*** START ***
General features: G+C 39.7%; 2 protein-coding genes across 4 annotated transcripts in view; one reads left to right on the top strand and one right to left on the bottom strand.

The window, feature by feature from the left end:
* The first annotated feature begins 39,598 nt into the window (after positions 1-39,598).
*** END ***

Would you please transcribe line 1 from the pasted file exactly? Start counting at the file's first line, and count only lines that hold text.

General features: G+C 39.7%; 2 protein-coding genes across 4 annotated transcripts in view; one reads left to right on the top strand and one right to left on the bottom strand.